Today’s Tech Photo: Twisted laser beams

A research team from South Africa and Italy has demonstrated a new kind of laser that can produce beams “with a twist” as its output. The outputs and superpositions of the new type of laser form a set of beams, called vector vortex beams.

The discovery opens the door to new kinds of lasers for optical communication, laser machining and medicine applications.

This is an artist's impression of spiral light created at source. (Image Credit: Marko Mandusic)
This is an artist’s impression of spiral light created at source. (Image Credit: Marko Mandusic)

While producing light with a controlled spin in a laser is not a novel concept, producing orbital angular momentum (OAM) beams inside a laser is not an easy task. Light carrying OAM is created by twisting the phase of light into a helical shape, forming a spiral. The twisting of the pattern gets tighter and tighter as you move towards the center of the beam, the light disappears. These beams are often called doughnut beams or vortex beams. The problem is that usually lasers cannot tell the difference between light that is twisted clockwise and light that is twisted counter-clockwise, so the laser gives a combination of both in an uncontrolled manner. In addition, combining spin and orbital components to produce general beams from a single laser that are mixtures of the two momenta, has not been demonstrated before.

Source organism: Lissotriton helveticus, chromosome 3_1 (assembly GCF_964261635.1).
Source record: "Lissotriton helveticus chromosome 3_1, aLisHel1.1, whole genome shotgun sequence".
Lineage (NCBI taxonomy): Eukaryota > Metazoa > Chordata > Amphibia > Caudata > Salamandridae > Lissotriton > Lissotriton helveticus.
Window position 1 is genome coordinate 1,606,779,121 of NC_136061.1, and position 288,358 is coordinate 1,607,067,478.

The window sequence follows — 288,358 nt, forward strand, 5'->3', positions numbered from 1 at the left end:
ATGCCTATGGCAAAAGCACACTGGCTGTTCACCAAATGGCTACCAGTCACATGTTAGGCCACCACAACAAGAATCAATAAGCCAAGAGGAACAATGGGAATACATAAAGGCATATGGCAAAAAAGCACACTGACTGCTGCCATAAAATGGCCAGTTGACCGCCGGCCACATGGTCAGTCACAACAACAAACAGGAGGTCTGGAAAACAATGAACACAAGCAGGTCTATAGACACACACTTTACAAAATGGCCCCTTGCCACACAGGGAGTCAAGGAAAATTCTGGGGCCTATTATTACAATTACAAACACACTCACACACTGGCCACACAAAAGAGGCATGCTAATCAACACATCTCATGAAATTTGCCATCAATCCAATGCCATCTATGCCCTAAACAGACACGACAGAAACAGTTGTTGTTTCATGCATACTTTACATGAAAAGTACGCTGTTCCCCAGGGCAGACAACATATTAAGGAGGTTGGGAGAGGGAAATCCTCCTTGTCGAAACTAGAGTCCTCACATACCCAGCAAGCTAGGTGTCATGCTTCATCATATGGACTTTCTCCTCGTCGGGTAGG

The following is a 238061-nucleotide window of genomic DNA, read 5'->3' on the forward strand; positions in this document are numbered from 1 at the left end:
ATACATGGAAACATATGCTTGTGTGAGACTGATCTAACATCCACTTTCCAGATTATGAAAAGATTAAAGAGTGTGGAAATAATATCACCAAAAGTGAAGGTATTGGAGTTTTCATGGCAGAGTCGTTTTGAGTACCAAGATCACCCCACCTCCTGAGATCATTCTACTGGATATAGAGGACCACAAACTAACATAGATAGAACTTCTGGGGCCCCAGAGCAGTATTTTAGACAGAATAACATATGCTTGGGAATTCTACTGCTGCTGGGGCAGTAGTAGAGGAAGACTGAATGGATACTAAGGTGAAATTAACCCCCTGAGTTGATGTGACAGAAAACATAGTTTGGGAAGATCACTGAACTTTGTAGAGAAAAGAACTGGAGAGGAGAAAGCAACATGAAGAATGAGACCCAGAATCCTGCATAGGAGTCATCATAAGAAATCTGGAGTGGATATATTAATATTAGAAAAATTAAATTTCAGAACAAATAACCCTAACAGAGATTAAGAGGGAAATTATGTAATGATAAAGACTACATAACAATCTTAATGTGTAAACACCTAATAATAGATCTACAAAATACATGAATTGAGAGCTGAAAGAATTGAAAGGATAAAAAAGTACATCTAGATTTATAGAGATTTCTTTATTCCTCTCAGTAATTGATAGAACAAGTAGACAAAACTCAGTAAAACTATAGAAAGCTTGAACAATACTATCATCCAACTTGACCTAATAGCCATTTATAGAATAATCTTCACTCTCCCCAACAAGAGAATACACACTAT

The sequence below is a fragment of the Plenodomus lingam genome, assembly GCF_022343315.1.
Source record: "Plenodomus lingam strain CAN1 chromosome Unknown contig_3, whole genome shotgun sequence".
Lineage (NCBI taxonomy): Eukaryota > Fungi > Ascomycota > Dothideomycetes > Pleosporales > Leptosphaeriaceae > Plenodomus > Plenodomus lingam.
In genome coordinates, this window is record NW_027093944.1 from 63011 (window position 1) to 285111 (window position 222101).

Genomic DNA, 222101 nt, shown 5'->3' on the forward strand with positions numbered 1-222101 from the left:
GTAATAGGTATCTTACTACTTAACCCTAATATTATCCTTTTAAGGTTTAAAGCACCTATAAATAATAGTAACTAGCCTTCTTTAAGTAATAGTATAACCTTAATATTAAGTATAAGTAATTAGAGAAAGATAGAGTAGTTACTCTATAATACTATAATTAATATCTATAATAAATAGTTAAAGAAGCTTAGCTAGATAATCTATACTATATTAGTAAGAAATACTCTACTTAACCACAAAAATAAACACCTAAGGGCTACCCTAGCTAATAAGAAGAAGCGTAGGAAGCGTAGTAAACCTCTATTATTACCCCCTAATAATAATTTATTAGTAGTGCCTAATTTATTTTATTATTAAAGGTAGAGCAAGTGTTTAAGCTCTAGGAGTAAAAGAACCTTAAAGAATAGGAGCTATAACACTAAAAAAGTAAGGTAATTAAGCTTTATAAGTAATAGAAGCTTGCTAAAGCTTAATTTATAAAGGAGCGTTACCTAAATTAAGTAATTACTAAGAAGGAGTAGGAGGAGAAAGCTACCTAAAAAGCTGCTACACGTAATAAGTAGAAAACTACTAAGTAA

“Our novelty was to realize that by using custom-geometric phase optics to map polarization to OAM, the laser could be designed to tell the difference between the clockwise and anticlockwise light,” said Andrew Forbes of the University of the Witwatersrand (Wits), who also led the collaboration. The control is achieved by simply rotating a single optical element inside the laser, without any need for realignment. Such beams have been used in optical communication, optical trapping of microparticles and metrology – and now a single laser can create them on demand.

According to the researchers, the new laser concept will probably be of interest to both the academic and industrial communities. Vector and scalar vortex beams that exist on the higher-order Poincaré sphere have many applications, such as microscopy, imaging, laser machining, and communication in free space and in fibers. Typically,  you have to decide beforehand which beam is the most desirable and then design a laser for it, but now it is possible to have such beams available on demand from a single laser.


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